Secretary of State John Kerry said on Sunday samples from hair and blood gathered after the August 21 attack had tested positive for “signatures of sarin”, and that he was confident Congress would give its approval for strikes, “because they understand the stakes”.
However, some lawmakers have expressed doubts about President Barack Obama’s plan for a “limited, narrow” military operation, questioning its purpose and effectiveness.
Syria may have used chemical weapons against rebels, the White House has said.
US intelligence agencies believe “with varying degrees of confidence” that the nerve agent sarin had been deployed on a “small scale”, and did not say where or when it had been used.
The White House has warned chemical weapons use would be a “red line” for possible intervention, but says this intelligence does not represent proof.
Republicans in Congress called on Thursday for a strong US response.
The assessment was made in letters to lawmakers on Thursday signed by Miguel Rodriguez, White House director of the office of legislative affairs.
“Our intelligence community does assess, with varying degrees of confidence, that the Syrian regime has used chemical weapons on a small scale in Syria, specifically, the chemical agent sarin,” one of the letters said.
But it added: “Given the stakes involved, and what we have learned from our own recent experiences, intelligence assessments alone are not sufficient – only credible and corroborated facts that provide us with some degree of certainty will guide our decision-making.”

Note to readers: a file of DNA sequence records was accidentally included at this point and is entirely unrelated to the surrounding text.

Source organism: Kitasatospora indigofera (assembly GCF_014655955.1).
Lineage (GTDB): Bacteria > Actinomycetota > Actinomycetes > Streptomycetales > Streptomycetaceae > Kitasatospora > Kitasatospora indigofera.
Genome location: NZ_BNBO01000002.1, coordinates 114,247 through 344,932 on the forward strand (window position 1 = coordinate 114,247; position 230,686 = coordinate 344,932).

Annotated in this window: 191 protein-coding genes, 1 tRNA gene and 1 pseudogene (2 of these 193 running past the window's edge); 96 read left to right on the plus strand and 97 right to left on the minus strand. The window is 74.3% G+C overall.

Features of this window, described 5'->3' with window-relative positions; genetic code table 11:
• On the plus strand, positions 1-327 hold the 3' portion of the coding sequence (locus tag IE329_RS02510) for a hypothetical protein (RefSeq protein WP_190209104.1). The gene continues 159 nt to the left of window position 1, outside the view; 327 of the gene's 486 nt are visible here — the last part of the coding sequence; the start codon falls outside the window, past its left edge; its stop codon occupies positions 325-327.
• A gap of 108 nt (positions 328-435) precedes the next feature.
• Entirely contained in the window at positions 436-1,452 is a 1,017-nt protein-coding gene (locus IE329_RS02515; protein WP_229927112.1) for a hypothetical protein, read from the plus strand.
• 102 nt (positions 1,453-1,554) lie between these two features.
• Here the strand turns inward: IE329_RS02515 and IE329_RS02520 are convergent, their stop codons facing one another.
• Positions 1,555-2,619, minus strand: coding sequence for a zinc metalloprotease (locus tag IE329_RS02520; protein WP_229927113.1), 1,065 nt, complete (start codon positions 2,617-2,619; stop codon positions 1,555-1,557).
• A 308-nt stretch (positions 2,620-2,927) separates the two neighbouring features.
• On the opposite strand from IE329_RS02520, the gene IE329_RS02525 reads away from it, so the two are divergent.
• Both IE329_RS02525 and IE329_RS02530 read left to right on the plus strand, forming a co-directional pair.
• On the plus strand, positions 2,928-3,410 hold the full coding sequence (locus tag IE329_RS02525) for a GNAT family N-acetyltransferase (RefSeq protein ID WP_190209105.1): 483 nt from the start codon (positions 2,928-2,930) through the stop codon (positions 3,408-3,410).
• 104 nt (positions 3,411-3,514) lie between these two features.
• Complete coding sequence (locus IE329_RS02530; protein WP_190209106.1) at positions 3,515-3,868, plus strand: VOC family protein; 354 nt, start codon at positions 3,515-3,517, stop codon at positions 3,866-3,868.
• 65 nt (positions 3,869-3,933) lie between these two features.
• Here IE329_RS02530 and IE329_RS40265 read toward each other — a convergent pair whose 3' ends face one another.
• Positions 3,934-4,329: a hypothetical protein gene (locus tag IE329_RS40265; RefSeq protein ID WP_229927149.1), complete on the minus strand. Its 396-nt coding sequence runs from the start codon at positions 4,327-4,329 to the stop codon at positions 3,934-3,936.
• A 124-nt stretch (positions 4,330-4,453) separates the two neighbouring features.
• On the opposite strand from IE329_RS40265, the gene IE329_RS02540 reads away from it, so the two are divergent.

The phrase “varying degrees of confidence” is normally used to reflect differences in opinion within the intelligence community.
Syria may have used chemical weapons against rebels, the White House has said
Speaking to reporters in Abu Dhabi on Thursday, US Defence Secretary Chuck Hagel told reporters in Abu Dhabi that the use of sarin “violates every convention of warfare”.
Secretary of State John Kerry said there had been two instances of chemical weapons use in Syria.
The UK Foreign Office echoed the US claims, saying it had “limited but persuasive information from various sources” of chemical weapons use in Syria.
It is understood that Britain obtained samples from inside Syria that have been tested by the Defence Science and Technology Laboratory at Porton Down, Wiltshire.
“Material from inside Syria tested positive for sarin,” a Foreign Office spokesman said.